A little bit of chocolate heaven


Do you dream of chocolate? Well, the closest thing we have to the real Willy Wonka Factory is the visitor attraction of Cadburys World. At Cadburys world, you can go and see how the chocolate is made, drink the original bitter liquid version drunk by the Aztecs and Incas, rub shoulders with the Caramel Bunny and Mr. Cadbury’s parrot. It’s a highly rated day out for all of the family.

Not only do you get to see the inner workings of the factory and how chocolate is transported through systems such as Pneumatic conveying that can be provided by companies like www.aptech.uk.com/pneumatic-conveying-systems/, but you can see where chocolate started its humble beginnings and how chocolate differs around the world.

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It’s probably not what The Cadbury Brothers expected when they began selling tea and drinking chocolate from their shop in Bull Street. They had come from Quaker roots. Quakers are a religious order deeply committed to helping others. They are pacifists and an order that tries to work on society being more equal and fairer. Money is not their concern. Their direct competition was with Frys to start with. As soon as Fry produced their single chocolate bar which was later to become the Chocolate cream Cadbury responded with their own standard chocolate bar. The companies were rivals for many years trading and competing for awards and honors. By this stage, Cadburys’ fortunes were on the wane and it was John’s sons Richard and George that took over the company and began to move it forward. It was George who created the eponymous Dairy Milk. He increased the milk content, the famous glass and a half, creating much sweeter and creamier chocolate that has not really changed since it’s in inception. This stormed the competition so much that eventually Cadbury was able to purchase Fry’s yet they kept the companies name.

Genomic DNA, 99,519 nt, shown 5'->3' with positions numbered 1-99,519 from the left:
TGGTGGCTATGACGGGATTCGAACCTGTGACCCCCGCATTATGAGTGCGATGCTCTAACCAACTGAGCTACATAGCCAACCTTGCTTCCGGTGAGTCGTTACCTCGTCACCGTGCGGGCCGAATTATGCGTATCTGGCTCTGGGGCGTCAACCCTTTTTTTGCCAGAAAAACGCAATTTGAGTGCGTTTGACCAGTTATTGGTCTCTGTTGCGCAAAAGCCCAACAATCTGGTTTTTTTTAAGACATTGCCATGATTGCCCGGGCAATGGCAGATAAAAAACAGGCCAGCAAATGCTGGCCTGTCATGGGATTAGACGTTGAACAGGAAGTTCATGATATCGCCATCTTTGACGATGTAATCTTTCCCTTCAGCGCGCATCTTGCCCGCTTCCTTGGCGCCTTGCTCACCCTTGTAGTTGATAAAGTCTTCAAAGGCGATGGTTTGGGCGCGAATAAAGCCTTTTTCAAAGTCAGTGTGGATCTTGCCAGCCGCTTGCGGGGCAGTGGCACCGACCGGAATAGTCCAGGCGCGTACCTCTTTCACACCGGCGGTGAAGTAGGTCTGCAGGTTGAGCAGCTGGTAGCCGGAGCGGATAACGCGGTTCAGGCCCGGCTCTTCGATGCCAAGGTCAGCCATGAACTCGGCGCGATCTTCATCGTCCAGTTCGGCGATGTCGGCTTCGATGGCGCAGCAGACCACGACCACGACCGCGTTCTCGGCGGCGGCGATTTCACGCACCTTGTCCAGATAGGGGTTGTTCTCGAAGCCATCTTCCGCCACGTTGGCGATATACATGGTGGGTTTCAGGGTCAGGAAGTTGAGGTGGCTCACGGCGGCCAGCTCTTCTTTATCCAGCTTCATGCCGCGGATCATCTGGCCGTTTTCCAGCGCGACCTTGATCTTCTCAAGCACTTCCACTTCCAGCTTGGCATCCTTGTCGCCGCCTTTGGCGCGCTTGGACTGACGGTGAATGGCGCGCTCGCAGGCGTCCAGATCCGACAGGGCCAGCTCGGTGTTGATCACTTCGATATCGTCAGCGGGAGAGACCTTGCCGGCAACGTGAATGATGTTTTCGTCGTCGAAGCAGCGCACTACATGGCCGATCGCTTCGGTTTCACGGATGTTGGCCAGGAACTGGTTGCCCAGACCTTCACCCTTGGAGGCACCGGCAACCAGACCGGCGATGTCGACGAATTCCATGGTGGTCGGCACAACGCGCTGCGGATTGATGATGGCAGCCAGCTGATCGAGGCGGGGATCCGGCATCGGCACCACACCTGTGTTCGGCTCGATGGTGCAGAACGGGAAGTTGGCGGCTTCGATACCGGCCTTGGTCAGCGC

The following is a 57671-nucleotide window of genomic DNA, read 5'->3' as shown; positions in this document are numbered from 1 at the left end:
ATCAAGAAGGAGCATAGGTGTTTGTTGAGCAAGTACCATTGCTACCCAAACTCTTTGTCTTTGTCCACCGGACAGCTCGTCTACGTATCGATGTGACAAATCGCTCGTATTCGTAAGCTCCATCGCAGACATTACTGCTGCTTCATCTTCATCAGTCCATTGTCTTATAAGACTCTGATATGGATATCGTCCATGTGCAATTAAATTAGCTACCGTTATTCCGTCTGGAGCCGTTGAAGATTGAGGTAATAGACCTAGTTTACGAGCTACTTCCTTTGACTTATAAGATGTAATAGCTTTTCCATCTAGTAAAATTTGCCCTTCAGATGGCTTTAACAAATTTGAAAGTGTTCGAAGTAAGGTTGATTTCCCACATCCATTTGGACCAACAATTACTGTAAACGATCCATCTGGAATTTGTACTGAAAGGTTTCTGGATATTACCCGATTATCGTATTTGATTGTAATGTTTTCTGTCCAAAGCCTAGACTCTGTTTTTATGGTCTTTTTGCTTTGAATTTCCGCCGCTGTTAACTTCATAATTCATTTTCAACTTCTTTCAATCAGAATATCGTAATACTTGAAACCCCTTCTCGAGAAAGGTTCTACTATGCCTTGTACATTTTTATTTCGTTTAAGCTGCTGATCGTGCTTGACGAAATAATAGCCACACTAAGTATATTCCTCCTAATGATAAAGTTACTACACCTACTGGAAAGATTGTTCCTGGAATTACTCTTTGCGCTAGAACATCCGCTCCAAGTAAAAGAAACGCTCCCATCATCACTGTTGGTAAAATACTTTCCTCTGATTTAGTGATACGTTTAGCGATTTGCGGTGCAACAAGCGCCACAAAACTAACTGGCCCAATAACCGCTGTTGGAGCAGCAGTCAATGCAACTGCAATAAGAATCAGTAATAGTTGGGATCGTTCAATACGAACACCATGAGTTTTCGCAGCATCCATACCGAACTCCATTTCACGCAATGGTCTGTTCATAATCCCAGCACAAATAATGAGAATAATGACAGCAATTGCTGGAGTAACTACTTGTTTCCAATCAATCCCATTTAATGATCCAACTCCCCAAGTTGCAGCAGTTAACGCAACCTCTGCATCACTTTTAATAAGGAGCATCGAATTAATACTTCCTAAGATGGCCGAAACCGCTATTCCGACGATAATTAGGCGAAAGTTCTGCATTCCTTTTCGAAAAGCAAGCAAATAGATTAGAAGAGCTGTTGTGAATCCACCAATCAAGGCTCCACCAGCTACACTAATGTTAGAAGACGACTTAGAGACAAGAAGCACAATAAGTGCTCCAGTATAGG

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The company was very effective during the First World War. The Cadbury Brothers were determined to help where they could, and they immediately began turning over buildings to the government to be used as hospitals and sent out clothing and chocolate to the troops.  They also supplied troops. Two thousand male employees went to fight, and the female employees became nurses.

Through the years leading up the second world war, the company began to launch more lines adding nuts and fruit to the Dairy Milk bar whilst keeping up favorites like the Crème Egg that they had been making since 1923. Chocolate was becoming more affordable and the Dairy Milk bar accounted for up to sixty percent of the British market. Again, Cadbury made their factories available, this time for war work and the girls went to work on the land.